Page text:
Artist Paméla Simard, designer Alexa Piotte and neuroscience PhD student Hunter Shaw (from left to right) share ideas to create neuroscience-inspired artwork. Credit: Alex Tran.

By bringing their talents together, Paméla and Hunter generated a stunning neuroscience-inspired art piece: an installation comprising various pieces of hand laminated wood and a magnifying glass. The story of their collaborative process is also a story about the creation of a bridge, born from the exploration of the similarities between the artistic and the scientific process. A process through which they got to know each other, witness their partner’s work process and environment, and, according to Paméla, through which they also came to acknowledge their vulnerability, shared fears and professional doubts. “The scientist and the artist are both full of self-doubt. Something that I learned from this collaboration was that scientists keep questioning themselves: Is the thing that I am trying to be good at the right thing? The same happens to the artist”.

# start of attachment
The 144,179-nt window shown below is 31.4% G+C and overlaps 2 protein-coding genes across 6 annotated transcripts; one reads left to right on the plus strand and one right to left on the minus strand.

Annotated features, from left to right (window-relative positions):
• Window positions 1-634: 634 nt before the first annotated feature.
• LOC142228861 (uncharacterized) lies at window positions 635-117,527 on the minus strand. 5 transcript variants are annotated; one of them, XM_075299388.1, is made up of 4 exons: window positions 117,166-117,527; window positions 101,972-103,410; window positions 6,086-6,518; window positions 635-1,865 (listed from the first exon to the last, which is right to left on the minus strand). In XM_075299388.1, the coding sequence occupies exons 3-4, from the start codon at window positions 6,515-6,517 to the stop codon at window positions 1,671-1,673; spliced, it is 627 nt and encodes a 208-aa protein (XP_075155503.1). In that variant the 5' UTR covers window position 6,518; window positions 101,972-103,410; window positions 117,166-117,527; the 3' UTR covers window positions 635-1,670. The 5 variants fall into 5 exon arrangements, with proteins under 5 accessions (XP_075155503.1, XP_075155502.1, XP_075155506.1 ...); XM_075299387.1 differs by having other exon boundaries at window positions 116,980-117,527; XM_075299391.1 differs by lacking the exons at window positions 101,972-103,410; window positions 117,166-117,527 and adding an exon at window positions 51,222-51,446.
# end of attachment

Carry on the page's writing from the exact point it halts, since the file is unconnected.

Hand laminated wood pieces created by Paméla Simard from fluorescence microscopy images of the fruit fly brain following a collaboration with neuroscientist Hunter Shaw. Credit: Alex Tran.

After this collaboration, Paméla wrapped up her Bachelor degree and moved to upstate New York to pursue a Master of Fine Arts focused in Sculpture and Dimensional Studies at Alfred University. Little did she know that, thanks to her first experience with neuroscience research, a new, challenging project was about to emerge. A few weeks after moving to her new home, she was contacted by Dr. Keith Murai, BRaIN program director, who asked her to build another piece. “Marie St-Laurent (BRaIN Program Manager), Yvonne Gardner (BRaIN Program Assistant), and I had an idea to do something special for the BRaIN Program at The Research Institute of the McGill University Health Centre” he shared. “For many years, we have been wanting to replace our 25-year-old, dilapidated lectern in the symposium room at the Montreal General Hospital and hoping we could do something different with a unique and inspiring touch. I fondly remembered Paméla Simard at Concordia from Convergence and her amazing collaboration with Mr. Hunter Shaw. We thus reached out to her and presented the idea of creating a new lectern for the program”.